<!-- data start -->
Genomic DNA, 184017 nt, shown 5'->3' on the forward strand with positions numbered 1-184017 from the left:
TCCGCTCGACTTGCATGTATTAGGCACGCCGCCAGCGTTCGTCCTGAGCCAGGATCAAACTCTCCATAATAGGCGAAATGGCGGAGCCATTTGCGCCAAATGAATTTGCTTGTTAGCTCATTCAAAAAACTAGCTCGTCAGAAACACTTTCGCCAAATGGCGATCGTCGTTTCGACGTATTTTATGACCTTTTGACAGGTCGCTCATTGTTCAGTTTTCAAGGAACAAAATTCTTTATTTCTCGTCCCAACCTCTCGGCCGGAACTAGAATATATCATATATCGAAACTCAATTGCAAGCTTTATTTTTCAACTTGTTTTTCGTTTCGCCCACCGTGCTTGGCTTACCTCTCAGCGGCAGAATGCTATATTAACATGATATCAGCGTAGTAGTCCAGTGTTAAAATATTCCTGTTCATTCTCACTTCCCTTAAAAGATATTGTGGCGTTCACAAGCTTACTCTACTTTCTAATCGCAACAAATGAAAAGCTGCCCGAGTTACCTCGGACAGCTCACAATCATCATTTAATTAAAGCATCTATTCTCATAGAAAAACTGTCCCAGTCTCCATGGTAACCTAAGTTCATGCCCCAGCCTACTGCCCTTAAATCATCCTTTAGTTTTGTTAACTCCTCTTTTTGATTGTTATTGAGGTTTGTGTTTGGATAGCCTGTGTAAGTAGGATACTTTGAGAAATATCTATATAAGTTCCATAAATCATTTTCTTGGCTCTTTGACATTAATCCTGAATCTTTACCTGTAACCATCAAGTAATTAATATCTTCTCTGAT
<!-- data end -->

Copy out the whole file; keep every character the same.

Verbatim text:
Genomic DNA, 184017 nt, shown 5'->3' on the forward strand with positions numbered 1-184017 from the left:
TCCGCTCGACTTGCATGTATTAGGCACGCCGCCAGCGTTCGTCCTGAGCCAGGATCAAACTCTCCATAATAGGCGAAATGGCGGAGCCATTTGCGCCAAATGAATTTGCTTGTTAGCTCATTCAAAAAACTAGCTCGTCAGAAACACTTTCGCCAAATGGCGATCGTCGTTTCGACGTATTTTATGACCTTTTGACAGGTCGCTCATTGTTCAGTTTTCAAGGAACAAAATTCTTTATTTCTCGTCCCAACCTCTCGGCCGGAACTAGAATATATCATATATCGAAACTCAATTGCAAGCTTTATTTTTCAACTTGTTTTTCGTTTCGCCCACCGTGCTTGGCTTACCTCTCAGCGGCAGAATGCTATATTAACATGATATCAGCGTAGTAGTCCAGTGTTAAAATATTCCTGTTCATTCTCACTTCCCTTAAAAGATATTGTGGCGTTCACAAGCTTACTCTACTTTCTAATCGCAACAAATGAAAAGCTGCCCGAGTTACCTCGGACAGCTCACAATCATCATTTAATTAAAGCATCTATTCTCATAGAAAAACTGTCCCAGTCTCCATGGTAACCTAAGTTCATGCCCCAGCCTACTGCCCTTAAATCATCCTTTAGTTTTGTTAACTCCTCTTTTTGATTGTTATTGAGGTTTGTGTTTGGATAGCCTGTGTAAGTAGGATACTTTGAGAAATATCTATATAAGTTCCATAAATCATTTTCTTGGCTCTTTGACATTAATCCTGAATCTTTACCTGTAACCATCAAGTAATTAATATCTTCTCTGAT